The dexamethasone test can produce false-positive results in response to depression, alcohol abuse, high estrogen levels, acute illness, and stress. Conversely, drugs such as phenytoin and phenobarbital may cause false results in response to dexamethasone suppression. For this reason, patients should stop taking these drugs for at least 1 week before the test is performed.

CRH Stimulation Test

The corticotropin-releasing hormone (CRH) stimulation test is a relatively new diagnostic tool that also may be used to identify the cause of Cushing's syndrome. Patients with pituitary adenomas, after receiving an injection of CRH, usually have a rise in blood levels of ACTH and cortisol. This response is rarely seen in patients with ectopic ACTH syndrome and practically never in patients with cortisol-secreting adrenal tumors.

Direct Visualization of Endocrine Glands

Doctors use different imaging tools to reveal the size and shape of the pituitary and adrenal glands. The most common are the CT (computerized tomography) scan and MRI (magnetic resonance imaging). A CT scan produces a series of x-ray pictures giving a cross-sectional image of a body part. MRI also produces images of the internal organs of the body but without exposing the patient to ionizing radiation. A CT scan or MRI of the pituitary gland may help determine if a tumor is present, causing an overproduction of ACTH. Occasionally, doctors use a special radioisotope procedure, known as the iodocholesterol scan, to view the adrenal glands. If these tests do not establish the source of ACTH, some centers are experienced in performing catheterization procedures that sample the blood leaving the pituitary gland to determine if the pituitary is the source of high ACTM.


Treatment of Cushing's syndrome depends on the specific reason for cortisol overproduction. If the cause is long-term use of glucocorticoid hormones to treat another disorder, the doctor will gradually reduce the dosage until the symptoms are under control. Once control is established, the daily dose will be doubled and given on alternate days.

Pituitary Adenomas

Several therapies are available to treat the ACTH-secreting pituitary adenomas of Cushing's disease. The most widely used treatment is removal of the tumor by surgery, known as transsphenoidal adenomectomy. Using a special microscope and very fine instruments, the surgeon approaches the pituitary gland through a nostril or an opening made in the bridge of the nose. Because this is an extremely delicate procedure, patients are often referred to centers specializing in this type of surgery. The success, or cure, rate of this procedure is over 80 percent. When surgery fails, it is usually because the CT scan or MRI is unable to identify the small adenoma. After pituitary surgery, there is a natural but temporary drop in the production of ACTH, so patients must be given a synthetic glucocorticoid hormone called hydrocortisone. Most patients can stop this replacement therapy in less than I year.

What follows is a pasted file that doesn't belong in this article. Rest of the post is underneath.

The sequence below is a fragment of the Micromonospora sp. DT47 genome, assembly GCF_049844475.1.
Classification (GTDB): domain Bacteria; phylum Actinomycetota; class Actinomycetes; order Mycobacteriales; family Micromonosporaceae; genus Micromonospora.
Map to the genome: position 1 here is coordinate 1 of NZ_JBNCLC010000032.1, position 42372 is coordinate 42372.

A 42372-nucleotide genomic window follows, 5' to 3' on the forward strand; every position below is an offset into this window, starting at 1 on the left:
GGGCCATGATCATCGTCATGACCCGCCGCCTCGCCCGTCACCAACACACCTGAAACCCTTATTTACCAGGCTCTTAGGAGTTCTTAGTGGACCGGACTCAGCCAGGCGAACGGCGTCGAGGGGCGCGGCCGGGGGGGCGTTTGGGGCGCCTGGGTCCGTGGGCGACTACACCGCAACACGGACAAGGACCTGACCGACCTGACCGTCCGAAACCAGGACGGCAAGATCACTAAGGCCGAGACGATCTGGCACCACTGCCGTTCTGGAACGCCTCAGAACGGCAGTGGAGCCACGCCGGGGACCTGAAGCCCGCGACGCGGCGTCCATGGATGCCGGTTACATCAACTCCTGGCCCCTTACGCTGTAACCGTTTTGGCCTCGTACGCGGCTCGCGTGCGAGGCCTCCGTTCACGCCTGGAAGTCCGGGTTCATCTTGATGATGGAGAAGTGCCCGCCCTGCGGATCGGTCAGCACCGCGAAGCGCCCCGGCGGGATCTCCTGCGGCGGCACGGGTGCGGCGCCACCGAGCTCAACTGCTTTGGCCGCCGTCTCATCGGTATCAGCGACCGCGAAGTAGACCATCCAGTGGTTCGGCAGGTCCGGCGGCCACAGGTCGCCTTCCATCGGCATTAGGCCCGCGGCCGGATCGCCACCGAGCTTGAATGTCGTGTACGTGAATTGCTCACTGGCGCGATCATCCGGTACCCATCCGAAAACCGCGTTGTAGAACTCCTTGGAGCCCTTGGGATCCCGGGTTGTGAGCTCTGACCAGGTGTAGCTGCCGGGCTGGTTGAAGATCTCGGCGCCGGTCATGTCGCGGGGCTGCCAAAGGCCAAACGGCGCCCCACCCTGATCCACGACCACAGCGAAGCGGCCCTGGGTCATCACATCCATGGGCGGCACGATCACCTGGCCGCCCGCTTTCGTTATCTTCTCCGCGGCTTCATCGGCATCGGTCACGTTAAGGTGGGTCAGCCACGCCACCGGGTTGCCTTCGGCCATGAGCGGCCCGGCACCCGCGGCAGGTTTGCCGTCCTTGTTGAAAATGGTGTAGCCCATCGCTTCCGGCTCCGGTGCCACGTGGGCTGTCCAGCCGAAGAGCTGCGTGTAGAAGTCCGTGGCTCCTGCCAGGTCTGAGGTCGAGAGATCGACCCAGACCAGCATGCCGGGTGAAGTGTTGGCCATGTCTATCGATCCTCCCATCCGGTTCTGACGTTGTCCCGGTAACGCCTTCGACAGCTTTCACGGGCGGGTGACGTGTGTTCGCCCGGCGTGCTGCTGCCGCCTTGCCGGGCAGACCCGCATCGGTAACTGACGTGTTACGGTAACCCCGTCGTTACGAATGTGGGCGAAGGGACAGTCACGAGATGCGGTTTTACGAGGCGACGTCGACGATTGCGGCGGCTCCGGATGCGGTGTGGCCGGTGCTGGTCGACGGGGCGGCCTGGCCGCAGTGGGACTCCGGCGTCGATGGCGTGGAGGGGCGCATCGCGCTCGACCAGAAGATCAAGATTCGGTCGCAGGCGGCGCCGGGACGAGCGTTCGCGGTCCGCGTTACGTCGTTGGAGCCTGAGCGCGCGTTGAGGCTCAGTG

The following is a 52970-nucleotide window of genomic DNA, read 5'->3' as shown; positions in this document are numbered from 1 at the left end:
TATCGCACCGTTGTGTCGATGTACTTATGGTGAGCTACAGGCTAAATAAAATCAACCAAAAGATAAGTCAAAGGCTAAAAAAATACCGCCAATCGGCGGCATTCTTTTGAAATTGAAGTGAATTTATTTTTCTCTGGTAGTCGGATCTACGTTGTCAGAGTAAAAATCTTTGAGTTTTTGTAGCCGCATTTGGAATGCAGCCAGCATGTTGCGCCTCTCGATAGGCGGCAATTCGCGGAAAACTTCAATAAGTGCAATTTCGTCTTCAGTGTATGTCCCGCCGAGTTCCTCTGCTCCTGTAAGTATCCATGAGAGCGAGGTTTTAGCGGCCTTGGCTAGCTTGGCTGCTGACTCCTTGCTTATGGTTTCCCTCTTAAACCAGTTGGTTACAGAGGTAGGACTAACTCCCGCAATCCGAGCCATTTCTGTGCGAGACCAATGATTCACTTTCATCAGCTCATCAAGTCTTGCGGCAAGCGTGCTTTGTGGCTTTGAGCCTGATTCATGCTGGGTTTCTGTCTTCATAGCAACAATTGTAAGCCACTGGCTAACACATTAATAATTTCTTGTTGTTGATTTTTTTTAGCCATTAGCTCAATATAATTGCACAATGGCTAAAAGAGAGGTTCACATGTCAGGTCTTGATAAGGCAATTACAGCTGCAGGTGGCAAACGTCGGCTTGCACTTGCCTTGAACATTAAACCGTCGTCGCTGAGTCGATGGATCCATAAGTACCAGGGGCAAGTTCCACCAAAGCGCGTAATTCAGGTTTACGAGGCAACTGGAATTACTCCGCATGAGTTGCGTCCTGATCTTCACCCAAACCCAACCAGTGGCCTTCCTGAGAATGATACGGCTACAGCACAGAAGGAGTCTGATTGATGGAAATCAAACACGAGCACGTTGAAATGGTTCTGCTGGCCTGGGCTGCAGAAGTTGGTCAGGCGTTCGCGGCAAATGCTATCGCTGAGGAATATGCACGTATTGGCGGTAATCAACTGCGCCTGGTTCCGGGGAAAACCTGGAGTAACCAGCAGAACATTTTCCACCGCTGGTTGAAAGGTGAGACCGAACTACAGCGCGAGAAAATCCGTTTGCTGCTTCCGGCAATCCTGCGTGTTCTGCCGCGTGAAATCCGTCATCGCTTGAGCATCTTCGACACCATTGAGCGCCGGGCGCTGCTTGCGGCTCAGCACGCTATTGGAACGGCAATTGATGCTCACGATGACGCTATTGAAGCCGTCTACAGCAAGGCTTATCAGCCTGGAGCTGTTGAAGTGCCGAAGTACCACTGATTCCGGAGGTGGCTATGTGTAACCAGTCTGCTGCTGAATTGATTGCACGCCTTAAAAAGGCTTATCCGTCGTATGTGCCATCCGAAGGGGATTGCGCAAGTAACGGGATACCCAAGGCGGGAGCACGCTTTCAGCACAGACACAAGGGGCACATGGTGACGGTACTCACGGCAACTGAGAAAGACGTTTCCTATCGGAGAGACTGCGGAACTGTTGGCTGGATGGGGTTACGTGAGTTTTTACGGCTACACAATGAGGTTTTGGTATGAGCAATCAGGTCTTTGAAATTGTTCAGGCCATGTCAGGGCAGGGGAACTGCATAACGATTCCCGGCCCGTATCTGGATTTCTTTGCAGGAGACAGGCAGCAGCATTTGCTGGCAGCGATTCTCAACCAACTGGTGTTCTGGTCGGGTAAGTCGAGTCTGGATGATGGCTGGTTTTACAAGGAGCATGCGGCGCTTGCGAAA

For patients in whom transsphenoidal surgery has failed or who are not suitable candidates for surgery, radiotherapy is another possible treatment. Radiation to the pituitary gland is given over a period of 6 weeks, with improvement occurring in 40 to 50 percent of adults and up to 80 percent of children. It may take several months before patients feel better from radiation treatment alone. However, the combination of radiation and the drug mitotane (Lysodren[registered trade mark]) can help speed recovery. Mitotane suppresses cortisol production and lowers plasma and urine hormone levels. Treatment with mitotane alone can be successful in 30 to 40 percent of patients. Other drugs used alone or in combination to control the production of excess cortisol are aminoglutethimide, metyrapone, and ketoconazole. Like all drugs, each has its own set of side effects that doctors consider when prescribing therapy for individual patients.

Ectopic ACTH Syndrome

To cure the overproduction of cortisol caused by ectopic ACTH syndrome, it is necessary to eliminate all of the cancerous tissue that is secreting ACTH. The choice of cancer treatment-surgery, radiotherapy, chemotherapy, immunotherapy, or a combination of these treatments-depends on the type of cancer and how far it has spread. Since ACTH-secreting tumors (for example, small cell lung cancer) may be very small or widespread at the time of diagnosis, cortisol-inhibiting drugs like mitotane form an important part of treatment. In some cases, if pituitary surgery is not successful, surgical removal of the adrenal glands (bilateral adrenalectomy) may take the place of drug therapy.

Recently, researchers have found that a glucocorticoid antagonist, RU 486, is effective in fighting the excessive effects of cortisol that cause Cushing's syndrome. RU 486 is stiff an investigational drug, however, and its use is limited to clinical trials.

Adrenal Tumors

Surgery is the mainstay of treatment for benign as well as cancerous tumors of the adrenal glands.

Research in Cushing's Syndrome